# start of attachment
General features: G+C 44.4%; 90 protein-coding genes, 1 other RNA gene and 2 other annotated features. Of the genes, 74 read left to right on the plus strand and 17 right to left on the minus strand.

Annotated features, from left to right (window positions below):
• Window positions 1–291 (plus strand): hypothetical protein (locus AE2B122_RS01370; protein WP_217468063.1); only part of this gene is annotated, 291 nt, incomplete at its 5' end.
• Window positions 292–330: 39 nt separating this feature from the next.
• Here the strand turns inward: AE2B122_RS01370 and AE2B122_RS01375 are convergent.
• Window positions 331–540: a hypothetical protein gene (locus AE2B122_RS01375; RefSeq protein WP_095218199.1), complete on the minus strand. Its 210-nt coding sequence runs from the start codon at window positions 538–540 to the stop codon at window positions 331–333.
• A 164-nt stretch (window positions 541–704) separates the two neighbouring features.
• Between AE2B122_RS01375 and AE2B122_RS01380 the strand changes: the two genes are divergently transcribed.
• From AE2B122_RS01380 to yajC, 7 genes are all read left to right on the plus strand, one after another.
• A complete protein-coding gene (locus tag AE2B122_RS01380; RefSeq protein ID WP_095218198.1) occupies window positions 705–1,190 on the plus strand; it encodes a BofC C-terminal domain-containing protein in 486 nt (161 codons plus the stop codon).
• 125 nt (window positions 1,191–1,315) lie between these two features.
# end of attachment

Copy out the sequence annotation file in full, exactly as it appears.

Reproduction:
General features: G+C 44.4%; 90 protein-coding genes, 1 other RNA gene and 2 other annotated features. Of the genes, 74 read left to right on the plus strand and 17 right to left on the minus strand.

Annotated features, from left to right (window positions below):
• Window positions 1–291 (plus strand): hypothetical protein (locus AE2B122_RS01370; protein WP_217468063.1); only part of this gene is annotated, 291 nt, incomplete at its 5' end.
• Window positions 292–330: 39 nt separating this feature from the next.
• Here the strand turns inward: AE2B122_RS01370 and AE2B122_RS01375 are convergent.
• Window positions 331–540: a hypothetical protein gene (locus AE2B122_RS01375; RefSeq protein WP_095218199.1), complete on the minus strand. Its 210-nt coding sequence runs from the start codon at window positions 538–540 to the stop codon at window positions 331–333.
• A 164-nt stretch (window positions 541–704) separates the two neighbouring features.
• Between AE2B122_RS01375 and AE2B122_RS01380 the strand changes: the two genes are divergently transcribed.
• From AE2B122_RS01380 to yajC, 7 genes are all read left to right on the plus strand, one after another.
• A complete protein-coding gene (locus tag AE2B122_RS01380; RefSeq protein ID WP_095218198.1) occupies window positions 705–1,190 on the plus strand; it encodes a BofC C-terminal domain-containing protein in 486 nt (161 codons plus the stop codon).
• 125 nt (window positions 1,191–1,315) lie between these two features.